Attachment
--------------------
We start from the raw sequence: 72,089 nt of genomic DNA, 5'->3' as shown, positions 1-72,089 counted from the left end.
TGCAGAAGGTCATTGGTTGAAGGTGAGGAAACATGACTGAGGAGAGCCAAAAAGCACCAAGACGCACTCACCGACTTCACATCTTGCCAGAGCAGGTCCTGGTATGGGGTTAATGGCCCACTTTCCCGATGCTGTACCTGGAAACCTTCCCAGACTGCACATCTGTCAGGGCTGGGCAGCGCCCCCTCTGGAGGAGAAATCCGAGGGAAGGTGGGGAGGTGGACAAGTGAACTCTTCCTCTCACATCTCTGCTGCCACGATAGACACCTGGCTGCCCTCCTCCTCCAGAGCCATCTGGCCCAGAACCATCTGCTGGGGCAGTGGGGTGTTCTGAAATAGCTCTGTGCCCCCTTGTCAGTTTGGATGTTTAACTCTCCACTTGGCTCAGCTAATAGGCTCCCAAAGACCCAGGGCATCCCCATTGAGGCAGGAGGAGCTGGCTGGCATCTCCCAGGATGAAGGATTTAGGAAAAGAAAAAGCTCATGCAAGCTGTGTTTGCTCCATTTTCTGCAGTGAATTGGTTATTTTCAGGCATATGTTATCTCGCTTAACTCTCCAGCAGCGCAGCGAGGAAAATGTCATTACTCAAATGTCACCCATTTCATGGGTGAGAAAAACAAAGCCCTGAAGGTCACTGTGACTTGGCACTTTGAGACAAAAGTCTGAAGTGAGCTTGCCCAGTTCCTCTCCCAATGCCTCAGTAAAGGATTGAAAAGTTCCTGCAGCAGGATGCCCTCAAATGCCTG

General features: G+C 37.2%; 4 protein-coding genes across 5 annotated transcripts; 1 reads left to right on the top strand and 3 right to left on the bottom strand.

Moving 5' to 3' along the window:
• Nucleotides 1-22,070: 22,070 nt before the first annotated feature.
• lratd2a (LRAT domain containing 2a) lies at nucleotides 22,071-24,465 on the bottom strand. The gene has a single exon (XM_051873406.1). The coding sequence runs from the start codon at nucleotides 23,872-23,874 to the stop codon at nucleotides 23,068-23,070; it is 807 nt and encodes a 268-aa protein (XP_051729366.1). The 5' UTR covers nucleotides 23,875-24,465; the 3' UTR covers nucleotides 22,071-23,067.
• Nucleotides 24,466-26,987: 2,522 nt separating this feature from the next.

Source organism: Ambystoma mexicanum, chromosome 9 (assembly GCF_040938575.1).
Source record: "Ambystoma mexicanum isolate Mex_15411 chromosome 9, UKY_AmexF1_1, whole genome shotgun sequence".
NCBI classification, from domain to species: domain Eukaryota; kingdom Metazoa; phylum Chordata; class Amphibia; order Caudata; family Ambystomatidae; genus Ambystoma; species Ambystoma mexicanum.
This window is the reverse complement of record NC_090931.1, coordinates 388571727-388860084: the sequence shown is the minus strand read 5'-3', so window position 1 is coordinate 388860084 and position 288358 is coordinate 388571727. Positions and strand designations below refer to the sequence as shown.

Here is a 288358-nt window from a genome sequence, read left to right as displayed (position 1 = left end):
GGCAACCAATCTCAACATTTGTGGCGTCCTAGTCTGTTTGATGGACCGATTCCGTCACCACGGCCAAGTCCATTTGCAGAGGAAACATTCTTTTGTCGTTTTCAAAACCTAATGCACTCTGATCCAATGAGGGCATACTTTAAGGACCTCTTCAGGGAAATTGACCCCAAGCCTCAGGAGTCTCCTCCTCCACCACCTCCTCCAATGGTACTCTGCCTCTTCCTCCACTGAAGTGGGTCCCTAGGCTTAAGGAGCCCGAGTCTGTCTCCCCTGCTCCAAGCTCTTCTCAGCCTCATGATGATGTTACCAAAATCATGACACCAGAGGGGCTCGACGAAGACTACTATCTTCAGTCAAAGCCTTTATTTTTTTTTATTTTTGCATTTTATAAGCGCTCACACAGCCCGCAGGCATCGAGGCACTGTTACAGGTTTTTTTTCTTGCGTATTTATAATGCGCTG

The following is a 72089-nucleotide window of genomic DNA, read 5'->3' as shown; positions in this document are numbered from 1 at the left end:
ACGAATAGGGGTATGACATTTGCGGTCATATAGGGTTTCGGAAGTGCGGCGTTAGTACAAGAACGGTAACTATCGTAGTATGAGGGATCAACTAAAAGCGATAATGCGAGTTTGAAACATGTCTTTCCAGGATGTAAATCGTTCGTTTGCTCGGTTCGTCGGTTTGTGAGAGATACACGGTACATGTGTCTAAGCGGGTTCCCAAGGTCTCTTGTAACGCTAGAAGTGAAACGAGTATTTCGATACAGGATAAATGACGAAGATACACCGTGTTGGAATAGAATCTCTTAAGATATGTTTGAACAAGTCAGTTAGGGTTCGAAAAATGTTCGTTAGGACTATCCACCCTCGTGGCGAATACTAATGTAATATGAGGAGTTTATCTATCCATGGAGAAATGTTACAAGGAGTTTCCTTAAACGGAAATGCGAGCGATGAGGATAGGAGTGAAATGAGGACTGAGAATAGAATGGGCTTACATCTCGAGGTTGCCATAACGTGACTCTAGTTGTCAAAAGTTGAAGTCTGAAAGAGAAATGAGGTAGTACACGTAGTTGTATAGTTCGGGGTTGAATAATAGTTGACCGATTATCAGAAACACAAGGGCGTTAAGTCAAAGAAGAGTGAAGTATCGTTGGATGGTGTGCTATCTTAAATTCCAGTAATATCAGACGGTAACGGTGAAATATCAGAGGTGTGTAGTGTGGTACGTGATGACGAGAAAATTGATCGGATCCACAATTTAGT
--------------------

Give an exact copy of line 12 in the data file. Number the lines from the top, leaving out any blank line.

Here is a 288358-nt window from a genome sequence, read left to right as displayed (position 1 = left end):